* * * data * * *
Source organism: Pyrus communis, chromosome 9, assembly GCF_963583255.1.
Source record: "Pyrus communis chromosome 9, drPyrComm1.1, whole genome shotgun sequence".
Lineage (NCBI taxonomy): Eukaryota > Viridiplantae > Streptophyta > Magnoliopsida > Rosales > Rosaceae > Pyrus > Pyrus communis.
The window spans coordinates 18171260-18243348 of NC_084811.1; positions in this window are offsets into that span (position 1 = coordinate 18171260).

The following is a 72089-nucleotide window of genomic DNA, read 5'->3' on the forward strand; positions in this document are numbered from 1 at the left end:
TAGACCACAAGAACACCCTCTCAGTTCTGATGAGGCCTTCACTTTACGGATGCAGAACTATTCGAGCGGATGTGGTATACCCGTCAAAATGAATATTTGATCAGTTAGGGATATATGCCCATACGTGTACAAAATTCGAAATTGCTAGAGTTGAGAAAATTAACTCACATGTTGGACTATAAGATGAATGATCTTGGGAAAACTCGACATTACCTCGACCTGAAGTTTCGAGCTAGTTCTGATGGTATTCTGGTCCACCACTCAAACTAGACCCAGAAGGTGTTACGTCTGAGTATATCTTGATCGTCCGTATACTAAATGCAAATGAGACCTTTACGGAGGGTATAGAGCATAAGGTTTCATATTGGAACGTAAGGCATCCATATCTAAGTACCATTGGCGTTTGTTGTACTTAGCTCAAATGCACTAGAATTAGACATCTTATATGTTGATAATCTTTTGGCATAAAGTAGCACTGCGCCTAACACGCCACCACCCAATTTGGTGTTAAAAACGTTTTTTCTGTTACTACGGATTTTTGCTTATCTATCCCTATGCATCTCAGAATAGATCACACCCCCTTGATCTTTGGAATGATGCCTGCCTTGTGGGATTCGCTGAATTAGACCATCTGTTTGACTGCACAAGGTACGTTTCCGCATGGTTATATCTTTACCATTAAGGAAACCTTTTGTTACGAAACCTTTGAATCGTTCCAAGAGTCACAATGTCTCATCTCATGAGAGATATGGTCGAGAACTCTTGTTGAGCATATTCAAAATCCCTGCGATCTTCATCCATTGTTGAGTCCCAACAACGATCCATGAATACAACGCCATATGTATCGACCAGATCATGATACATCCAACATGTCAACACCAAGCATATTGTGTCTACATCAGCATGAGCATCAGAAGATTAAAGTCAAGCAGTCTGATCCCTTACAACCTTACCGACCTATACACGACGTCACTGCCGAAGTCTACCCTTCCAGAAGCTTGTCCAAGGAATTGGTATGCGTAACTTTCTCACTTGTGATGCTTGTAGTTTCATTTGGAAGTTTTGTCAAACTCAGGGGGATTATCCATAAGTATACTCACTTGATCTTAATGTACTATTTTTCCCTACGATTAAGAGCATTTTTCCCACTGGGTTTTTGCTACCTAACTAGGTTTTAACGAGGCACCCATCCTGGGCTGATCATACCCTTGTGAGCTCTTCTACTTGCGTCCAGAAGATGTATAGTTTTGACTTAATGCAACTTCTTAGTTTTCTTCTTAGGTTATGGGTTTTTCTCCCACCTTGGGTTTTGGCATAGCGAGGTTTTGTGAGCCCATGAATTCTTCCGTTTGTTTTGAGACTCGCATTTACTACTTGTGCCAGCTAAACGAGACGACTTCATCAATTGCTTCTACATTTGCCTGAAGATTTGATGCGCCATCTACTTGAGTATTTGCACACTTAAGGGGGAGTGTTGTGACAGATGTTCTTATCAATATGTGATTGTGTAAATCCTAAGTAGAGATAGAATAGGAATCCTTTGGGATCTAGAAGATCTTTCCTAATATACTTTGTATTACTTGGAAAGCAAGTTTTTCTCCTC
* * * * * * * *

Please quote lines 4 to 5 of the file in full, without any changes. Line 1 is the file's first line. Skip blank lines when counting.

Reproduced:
The window spans coordinates 18171260-18243348 of NC_084811.1; positions in this window are offsets into that span (position 1 = coordinate 18171260).

The following is a 72089-nucleotide window of genomic DNA, read 5'->3' on the forward strand; positions in this document are numbered from 1 at the left end: